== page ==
Director: Margarethe von Trotta
Writer: Pam Katz, Margarethe von Trotta
Cast: Barbara Sukowa, Axel Milberg, Janet McTeer, Julia Jentsch, Ulrich Noethen, Michael Degen, Nicholas Woodeson, Victoria Trauttmannsdorff, Klaus Pohl
Hannah Arendt (Barbara Sukowa) is a successful political theorist, writer and professor. She used to be a student of Heidegger (Klaus Pohl), but had to leave Germany during WW2 and fled to the USA. When she hears of the abduction/arrest of nazi Adolf Eichmann by Israel, she decides to go there to cover the trial. But once there, she is astonished by how utterly normal, and not evil, Eichmann seems to be. This leads to her writing Eichmann in Jerusalem: A Report on the Banality of Evil. But the notion that nazis might not be the complete monsters doesn’t bring her any friends, and in fact makes her lose some.
I’ve been meaning to read about Hannah Arendt/her work for a while, but I didn’t get around to it yet. So when I heard about the movie, I was very happy at the chance to at least get some information into me that way. And as a first primer, the movie is really excellent.
There are several things I absolutely loved about this film. For one, I loved how Hannah is surrounded by (female) friends. There’s Mary McCarthy (Janet McTeer), and her assistant/surrogate daughter Lotte (Julia Jentsch). Usually when you do get a leading woman in a film, she’s alone in a sea of men. Movies about female friendships are rare and it’s even rarer that they’re done right, so everytime it happens, I am completely blown away. [I’m not saying that men and women can’t be friends or that romantic relationships aren’t great, too. But friends are important and I can only speak from my personal experience that my female friends are a huge fucking corner stone in my life and I would be lost without them and I think it’s incredibly unfair that movies practically never show that, and it’s therefore so amazingly empowering to see it done.]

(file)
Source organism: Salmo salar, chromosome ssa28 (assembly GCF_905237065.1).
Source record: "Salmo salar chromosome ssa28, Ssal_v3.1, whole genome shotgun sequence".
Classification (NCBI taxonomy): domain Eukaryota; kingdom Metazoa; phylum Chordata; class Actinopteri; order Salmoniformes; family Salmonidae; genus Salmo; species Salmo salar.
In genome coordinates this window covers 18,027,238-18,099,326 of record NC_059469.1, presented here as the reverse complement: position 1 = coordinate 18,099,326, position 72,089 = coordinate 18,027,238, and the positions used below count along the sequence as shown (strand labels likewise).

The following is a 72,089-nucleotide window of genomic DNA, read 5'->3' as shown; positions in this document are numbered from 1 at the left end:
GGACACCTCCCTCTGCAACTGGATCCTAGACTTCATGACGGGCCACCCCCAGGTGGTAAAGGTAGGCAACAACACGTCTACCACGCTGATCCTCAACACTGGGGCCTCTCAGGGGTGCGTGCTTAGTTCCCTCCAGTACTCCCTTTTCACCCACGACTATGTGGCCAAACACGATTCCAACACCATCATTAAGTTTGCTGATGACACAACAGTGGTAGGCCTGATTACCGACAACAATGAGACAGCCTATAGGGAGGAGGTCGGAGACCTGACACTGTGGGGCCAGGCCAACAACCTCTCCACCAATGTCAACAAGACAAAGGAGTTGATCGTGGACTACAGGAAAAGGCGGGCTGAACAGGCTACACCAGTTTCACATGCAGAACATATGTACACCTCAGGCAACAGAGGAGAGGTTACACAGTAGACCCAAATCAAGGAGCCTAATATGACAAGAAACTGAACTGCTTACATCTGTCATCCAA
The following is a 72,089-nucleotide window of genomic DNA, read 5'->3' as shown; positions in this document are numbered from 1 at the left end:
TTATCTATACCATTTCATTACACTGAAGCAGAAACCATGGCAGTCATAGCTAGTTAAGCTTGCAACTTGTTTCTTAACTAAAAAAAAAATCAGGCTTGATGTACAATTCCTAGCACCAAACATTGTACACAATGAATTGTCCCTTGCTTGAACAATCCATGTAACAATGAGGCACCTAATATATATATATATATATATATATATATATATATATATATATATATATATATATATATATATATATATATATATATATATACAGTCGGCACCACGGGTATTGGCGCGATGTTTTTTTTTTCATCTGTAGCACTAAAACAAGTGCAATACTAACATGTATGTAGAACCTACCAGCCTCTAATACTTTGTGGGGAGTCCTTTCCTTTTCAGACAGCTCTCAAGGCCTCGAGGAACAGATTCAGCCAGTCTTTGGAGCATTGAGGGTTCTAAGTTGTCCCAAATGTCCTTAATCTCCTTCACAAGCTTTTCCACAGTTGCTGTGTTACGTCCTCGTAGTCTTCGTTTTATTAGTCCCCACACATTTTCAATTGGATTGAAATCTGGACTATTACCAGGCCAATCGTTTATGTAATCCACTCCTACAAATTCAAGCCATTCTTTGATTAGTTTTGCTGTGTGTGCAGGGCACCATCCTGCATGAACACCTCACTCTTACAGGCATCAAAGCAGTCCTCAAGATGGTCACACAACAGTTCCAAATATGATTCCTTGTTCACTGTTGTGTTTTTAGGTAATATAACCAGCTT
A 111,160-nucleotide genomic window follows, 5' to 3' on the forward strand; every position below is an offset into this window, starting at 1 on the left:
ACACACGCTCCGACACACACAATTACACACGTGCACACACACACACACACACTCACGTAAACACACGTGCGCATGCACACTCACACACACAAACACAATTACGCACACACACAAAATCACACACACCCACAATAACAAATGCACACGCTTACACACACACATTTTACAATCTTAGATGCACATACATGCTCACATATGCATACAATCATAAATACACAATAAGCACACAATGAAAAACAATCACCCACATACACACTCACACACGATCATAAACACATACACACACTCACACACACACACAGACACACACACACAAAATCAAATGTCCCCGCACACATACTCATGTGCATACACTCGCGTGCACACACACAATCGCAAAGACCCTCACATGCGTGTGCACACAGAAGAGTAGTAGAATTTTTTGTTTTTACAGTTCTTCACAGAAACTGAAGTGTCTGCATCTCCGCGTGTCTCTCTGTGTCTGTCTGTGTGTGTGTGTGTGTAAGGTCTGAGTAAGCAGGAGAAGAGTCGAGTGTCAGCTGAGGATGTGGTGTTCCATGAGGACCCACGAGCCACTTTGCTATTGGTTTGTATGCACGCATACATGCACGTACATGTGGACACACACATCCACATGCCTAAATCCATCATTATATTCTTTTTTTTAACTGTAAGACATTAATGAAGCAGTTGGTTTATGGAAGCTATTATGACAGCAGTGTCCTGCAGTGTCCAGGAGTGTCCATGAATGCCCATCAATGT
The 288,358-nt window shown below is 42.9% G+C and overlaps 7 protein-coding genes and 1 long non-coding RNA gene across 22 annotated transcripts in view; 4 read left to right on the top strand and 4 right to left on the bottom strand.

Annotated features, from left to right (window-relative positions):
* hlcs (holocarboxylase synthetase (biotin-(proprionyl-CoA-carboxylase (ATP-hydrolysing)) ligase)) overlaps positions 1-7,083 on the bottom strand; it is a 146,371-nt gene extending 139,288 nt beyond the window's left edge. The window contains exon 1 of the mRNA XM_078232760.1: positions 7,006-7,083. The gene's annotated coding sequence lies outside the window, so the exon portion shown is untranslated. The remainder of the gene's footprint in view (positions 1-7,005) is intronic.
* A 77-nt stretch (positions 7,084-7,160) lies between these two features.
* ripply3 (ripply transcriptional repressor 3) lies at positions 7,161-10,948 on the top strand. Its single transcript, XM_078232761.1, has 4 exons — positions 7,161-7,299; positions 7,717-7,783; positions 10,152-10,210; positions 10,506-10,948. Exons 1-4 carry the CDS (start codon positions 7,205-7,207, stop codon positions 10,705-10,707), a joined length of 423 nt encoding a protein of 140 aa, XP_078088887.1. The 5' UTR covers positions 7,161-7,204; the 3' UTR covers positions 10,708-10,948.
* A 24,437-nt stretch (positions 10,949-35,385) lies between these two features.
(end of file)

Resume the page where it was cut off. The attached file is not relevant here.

Plus, we get to see Hannah’s effect on a female student, which just underlines the importance of female professors. I also loved Hannah as a character. Her brittleness, combined with a whole lot of strength, how she holds her own, her intelligence, her directness, the way she discusses things on the content level, even when everybody else is screaming from an emotional level… I have to admit that I did recognize myself in her quite a bit, which is weird but also cool. [And probably sounds way more self-congratulatory than I mean it.]*
The cast was generally pretty good, but both the script and the direction felt a little amateurish from time to time. Which is surprising because Margarethe von Trotta does have quite a bit experience under her belt.
But it didn’t matter much. Because in the end we got a smart, engaging film about a fascinating woman and a fascinating subject matter. And now I really want to learn more about Hannah Arendt.
Summarising: Check it out.
*I’m not one for much identification. But the list of people I identify a lot with now includes: Eleanor Dashwood, Hannah Arendt.